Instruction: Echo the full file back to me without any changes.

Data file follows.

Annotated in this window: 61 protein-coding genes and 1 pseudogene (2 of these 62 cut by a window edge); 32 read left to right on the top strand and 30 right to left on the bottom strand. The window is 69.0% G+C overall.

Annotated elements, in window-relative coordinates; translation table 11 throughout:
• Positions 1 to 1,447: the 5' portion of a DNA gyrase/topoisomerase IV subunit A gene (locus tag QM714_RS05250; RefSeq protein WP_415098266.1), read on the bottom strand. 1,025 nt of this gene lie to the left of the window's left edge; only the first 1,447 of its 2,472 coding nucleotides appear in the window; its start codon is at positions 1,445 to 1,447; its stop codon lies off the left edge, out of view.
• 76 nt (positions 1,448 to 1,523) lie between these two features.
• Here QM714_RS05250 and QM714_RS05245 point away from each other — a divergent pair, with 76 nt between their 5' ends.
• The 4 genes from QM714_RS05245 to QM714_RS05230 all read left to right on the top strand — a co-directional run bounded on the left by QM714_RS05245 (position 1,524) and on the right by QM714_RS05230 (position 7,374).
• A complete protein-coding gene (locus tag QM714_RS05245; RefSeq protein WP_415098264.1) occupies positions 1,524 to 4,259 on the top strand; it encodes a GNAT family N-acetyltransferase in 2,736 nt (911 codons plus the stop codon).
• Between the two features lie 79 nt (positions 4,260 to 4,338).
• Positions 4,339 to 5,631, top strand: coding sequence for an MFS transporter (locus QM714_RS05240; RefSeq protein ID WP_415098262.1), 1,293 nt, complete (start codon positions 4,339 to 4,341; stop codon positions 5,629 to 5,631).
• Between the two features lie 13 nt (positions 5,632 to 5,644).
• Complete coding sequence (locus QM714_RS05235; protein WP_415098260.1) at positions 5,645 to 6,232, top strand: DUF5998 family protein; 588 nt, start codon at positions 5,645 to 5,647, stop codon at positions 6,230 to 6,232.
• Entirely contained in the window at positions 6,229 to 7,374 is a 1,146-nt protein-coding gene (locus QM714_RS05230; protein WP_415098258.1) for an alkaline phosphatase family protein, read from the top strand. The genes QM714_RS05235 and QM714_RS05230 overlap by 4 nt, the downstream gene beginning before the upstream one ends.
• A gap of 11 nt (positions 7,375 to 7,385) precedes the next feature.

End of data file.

Annotated in this window: 61 protein-coding genes and 1 pseudogene (2 of these 62 cut by a window edge); 32 read left to right on the top strand and 30 right to left on the bottom strand. The window is 69.0% G+C overall.

Annotated elements, in window-relative coordinates; translation table 11 throughout:
• Positions 1 to 1,447: the 5' portion of a DNA gyrase/topoisomerase IV subunit A gene (locus tag QM714_RS05250; RefSeq protein WP_415098266.1), read on the bottom strand. 1,025 nt of this gene lie to the left of the window's left edge; only the first 1,447 of its 2,472 coding nucleotides appear in the window; its start codon is at positions 1,445 to 1,447; its stop codon lies off the left edge, out of view.
• 76 nt (positions 1,448 to 1,523) lie between these two features.
• Here QM714_RS05250 and QM714_RS05245 point away from each other — a divergent pair, with 76 nt between their 5' ends.
• The 4 genes from QM714_RS05245 to QM714_RS05230 all read left to right on the top strand — a co-directional run bounded on the left by QM714_RS05245 (position 1,524) and on the right by QM714_RS05230 (position 7,374).
• A complete protein-coding gene (locus tag QM714_RS05245; RefSeq protein WP_415098264.1) occupies positions 1,524 to 4,259 on the top strand; it encodes a GNAT family N-acetyltransferase in 2,736 nt (911 codons plus the stop codon).
• Between the two features lie 79 nt (positions 4,260 to 4,338).
• Positions 4,339 to 5,631, top strand: coding sequence for an MFS transporter (locus QM714_RS05240; RefSeq protein ID WP_415098262.1), 1,293 nt, complete (start codon positions 4,339 to 4,341; stop codon positions 5,629 to 5,631).
• Between the two features lie 13 nt (positions 5,632 to 5,644).
• Complete coding sequence (locus QM714_RS05235; protein WP_415098260.1) at positions 5,645 to 6,232, top strand: DUF5998 family protein; 588 nt, start codon at positions 5,645 to 5,647, stop codon at positions 6,230 to 6,232.
• Entirely contained in the window at positions 6,229 to 7,374 is a 1,146-nt protein-coding gene (locus QM714_RS05230; protein WP_415098258.1) for an alkaline phosphatase family protein, read from the top strand. The genes QM714_RS05235 and QM714_RS05230 overlap by 4 nt, the downstream gene beginning before the upstream one ends.
• A gap of 11 nt (positions 7,375 to 7,385) precedes the next feature.